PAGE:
The Rhodesian Ridgeback Club of the United States Rhodesian Ridgeback Club of the United States

HEALTH & GENETICS RESOURCES

Ridge Project

The Rhodesian Ridgeback Club of the United States supported the research described below at the University of California at Davis. In October 2007, a different group of Swedish and American researchers published a paper in the journal Nature Genetics describing the mode of inheritance of the ridge in the Ridgeback, as well as drawing a definitive correlation between the presence of the ridge and dermoid sinus.

Ridge Inheritence

CHF Grant 459 (2005)

Exploring the Genetic Loss of a Hallmark Trait: Ridgelessness in the Rhodesian Ridgeback
Principal investigator: Mark W. Neff, PhD, University of California at Davis

In October 2003, researchers at the University of California at Davis began collecting the DNA of ridged and ridgeless Ridgebacks alike in the hopes of finding the gene responsible for the breed’s hallmark trait. We are pleased to report that the laboratory has successfully mapped the region of the genome that governs ridge/ridgeless.

Currently, the researchers are using every means they have available to identify the exact gene responsible for determining whether a dog will have a ridge or not. Once the mutation is identified, UC Davis will work toward creating a DNA test that will tell breeders whether or not their dogs have the ability to produce ridgeless. The identification of a specific mutation will also pave the way for further ridge research, ideally allowing the researchers to identify modifying genes responsible for differences in ridge pattern, including crowns, fans and length.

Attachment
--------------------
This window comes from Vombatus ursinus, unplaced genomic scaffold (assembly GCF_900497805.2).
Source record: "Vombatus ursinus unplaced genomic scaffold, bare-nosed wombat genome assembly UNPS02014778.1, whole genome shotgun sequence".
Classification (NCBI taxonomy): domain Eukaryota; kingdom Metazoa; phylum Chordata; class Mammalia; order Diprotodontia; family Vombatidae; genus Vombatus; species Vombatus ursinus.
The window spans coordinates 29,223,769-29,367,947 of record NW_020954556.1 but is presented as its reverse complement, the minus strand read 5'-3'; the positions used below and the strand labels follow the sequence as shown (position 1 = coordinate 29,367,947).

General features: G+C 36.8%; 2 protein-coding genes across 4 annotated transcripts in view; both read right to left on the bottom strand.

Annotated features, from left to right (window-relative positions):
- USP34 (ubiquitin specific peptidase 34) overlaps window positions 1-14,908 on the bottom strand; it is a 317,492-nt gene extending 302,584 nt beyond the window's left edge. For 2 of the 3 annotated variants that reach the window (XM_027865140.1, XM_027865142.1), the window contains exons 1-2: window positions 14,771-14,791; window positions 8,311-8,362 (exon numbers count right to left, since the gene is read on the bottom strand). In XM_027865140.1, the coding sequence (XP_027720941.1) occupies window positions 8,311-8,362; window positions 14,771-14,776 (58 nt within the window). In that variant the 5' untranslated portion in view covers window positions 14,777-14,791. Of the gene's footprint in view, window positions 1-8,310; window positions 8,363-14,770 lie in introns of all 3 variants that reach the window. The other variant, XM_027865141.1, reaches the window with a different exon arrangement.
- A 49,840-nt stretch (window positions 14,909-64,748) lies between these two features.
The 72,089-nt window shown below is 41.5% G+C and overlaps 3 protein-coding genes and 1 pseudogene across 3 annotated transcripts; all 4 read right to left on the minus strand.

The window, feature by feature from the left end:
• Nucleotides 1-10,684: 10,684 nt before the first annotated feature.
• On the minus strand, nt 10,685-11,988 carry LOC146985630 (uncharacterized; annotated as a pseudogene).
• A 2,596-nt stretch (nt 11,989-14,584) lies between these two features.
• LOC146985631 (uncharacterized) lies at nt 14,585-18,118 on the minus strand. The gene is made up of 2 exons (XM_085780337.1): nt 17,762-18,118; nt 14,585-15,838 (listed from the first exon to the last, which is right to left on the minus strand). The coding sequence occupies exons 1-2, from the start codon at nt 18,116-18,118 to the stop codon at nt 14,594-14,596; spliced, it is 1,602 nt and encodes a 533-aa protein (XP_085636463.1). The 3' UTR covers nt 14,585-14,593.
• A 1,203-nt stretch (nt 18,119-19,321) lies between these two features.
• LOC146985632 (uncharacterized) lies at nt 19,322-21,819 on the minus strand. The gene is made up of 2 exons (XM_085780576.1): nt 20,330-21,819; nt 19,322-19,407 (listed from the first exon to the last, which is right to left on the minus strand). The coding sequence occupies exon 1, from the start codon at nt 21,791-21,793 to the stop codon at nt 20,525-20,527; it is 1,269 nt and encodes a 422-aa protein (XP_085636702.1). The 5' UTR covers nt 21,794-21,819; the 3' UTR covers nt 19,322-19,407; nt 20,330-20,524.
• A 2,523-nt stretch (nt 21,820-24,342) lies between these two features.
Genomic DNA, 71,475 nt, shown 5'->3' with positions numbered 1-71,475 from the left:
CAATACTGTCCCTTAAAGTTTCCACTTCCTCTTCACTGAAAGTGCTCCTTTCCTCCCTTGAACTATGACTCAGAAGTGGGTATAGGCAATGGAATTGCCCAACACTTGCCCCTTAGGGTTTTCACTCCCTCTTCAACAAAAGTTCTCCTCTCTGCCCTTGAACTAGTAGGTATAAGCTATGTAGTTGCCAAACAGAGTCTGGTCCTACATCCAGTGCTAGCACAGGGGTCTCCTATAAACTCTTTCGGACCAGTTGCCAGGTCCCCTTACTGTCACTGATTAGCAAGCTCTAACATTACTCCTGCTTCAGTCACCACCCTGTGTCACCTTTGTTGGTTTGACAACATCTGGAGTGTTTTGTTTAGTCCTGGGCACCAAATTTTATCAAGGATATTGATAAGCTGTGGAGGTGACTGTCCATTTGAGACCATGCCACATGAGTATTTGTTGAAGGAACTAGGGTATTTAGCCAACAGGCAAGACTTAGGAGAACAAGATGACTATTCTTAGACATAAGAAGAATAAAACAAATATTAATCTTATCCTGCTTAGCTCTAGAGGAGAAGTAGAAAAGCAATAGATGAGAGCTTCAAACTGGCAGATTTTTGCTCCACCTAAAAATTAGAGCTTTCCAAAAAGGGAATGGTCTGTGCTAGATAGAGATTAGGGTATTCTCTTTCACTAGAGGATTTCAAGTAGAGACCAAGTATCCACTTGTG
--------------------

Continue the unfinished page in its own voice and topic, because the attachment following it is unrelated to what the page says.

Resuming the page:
Breed-community support of this project has been strong, and to date the number of Ridgeback samples in the UC Davis database is approaching 700 dogs. This represents a wide sampling of the breed, from perfectly ridged dogs to faulty ridged dogs to ridgeless.

Of the 700 samples, approximately 70 are ridgeless. UC Davis would like to add more ridgeless DNA to the database, and owners and breeders who have not yet submitted such DNA are encouraged to do so. DNA from ridged dogs is also needed and appreciated.

To learn how to submit DNA on your ridged or ridgeless Ridgeback, please click here.

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